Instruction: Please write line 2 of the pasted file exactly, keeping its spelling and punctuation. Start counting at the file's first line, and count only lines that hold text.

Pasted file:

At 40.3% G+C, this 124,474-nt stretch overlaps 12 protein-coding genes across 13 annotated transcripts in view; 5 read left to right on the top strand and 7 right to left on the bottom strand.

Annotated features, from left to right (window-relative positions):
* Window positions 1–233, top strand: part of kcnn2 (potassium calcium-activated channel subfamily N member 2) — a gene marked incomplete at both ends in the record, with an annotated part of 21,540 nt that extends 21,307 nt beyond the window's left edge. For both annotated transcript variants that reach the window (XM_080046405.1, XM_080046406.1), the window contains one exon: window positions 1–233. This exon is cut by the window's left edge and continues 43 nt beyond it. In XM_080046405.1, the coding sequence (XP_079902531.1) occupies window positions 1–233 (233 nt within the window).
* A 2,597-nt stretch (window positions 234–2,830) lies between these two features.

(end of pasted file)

Annotated features, from left to right (window-relative positions):